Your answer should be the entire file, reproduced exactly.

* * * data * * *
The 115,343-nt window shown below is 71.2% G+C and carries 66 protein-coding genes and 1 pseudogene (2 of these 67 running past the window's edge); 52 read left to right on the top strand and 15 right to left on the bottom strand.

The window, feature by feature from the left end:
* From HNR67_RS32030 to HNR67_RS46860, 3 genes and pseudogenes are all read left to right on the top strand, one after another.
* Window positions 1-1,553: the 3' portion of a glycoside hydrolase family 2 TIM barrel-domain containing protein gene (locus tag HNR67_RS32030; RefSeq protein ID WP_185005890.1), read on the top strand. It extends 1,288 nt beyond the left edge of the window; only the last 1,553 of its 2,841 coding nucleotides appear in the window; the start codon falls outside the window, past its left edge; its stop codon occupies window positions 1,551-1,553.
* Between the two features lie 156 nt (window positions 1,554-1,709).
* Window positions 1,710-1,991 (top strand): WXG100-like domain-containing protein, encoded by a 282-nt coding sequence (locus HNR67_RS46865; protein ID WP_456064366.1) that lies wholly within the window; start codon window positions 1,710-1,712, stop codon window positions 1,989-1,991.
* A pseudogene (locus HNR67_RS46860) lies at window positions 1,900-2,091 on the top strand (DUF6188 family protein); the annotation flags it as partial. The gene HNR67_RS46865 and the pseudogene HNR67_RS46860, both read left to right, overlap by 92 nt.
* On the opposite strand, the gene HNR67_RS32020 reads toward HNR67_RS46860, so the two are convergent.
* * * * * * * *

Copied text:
The 115,343-nt window shown below is 71.2% G+C and carries 66 protein-coding genes and 1 pseudogene (2 of these 67 running past the window's edge); 52 read left to right on the top strand and 15 right to left on the bottom strand.

The window, feature by feature from the left end:
* From HNR67_RS32030 to HNR67_RS46860, 3 genes and pseudogenes are all read left to right on the top strand, one after another.
* Window positions 1-1,553: the 3' portion of a glycoside hydrolase family 2 TIM barrel-domain containing protein gene (locus tag HNR67_RS32030; RefSeq protein ID WP_185005890.1), read on the top strand. It extends 1,288 nt beyond the left edge of the window; only the last 1,553 of its 2,841 coding nucleotides appear in the window; the start codon falls outside the window, past its left edge; its stop codon occupies window positions 1,551-1,553.
* Between the two features lie 156 nt (window positions 1,554-1,709).
* Window positions 1,710-1,991 (top strand): WXG100-like domain-containing protein, encoded by a 282-nt coding sequence (locus HNR67_RS46865; protein ID WP_456064366.1) that lies wholly within the window; start codon window positions 1,710-1,712, stop codon window positions 1,989-1,991.
* A pseudogene (locus HNR67_RS46860) lies at window positions 1,900-2,091 on the top strand (DUF6188 family protein); the annotation flags it as partial. The gene HNR67_RS46865 and the pseudogene HNR67_RS46860, both read left to right, overlap by 92 nt.
* On the opposite strand, the gene HNR67_RS32020 reads toward HNR67_RS46860, so the two are convergent.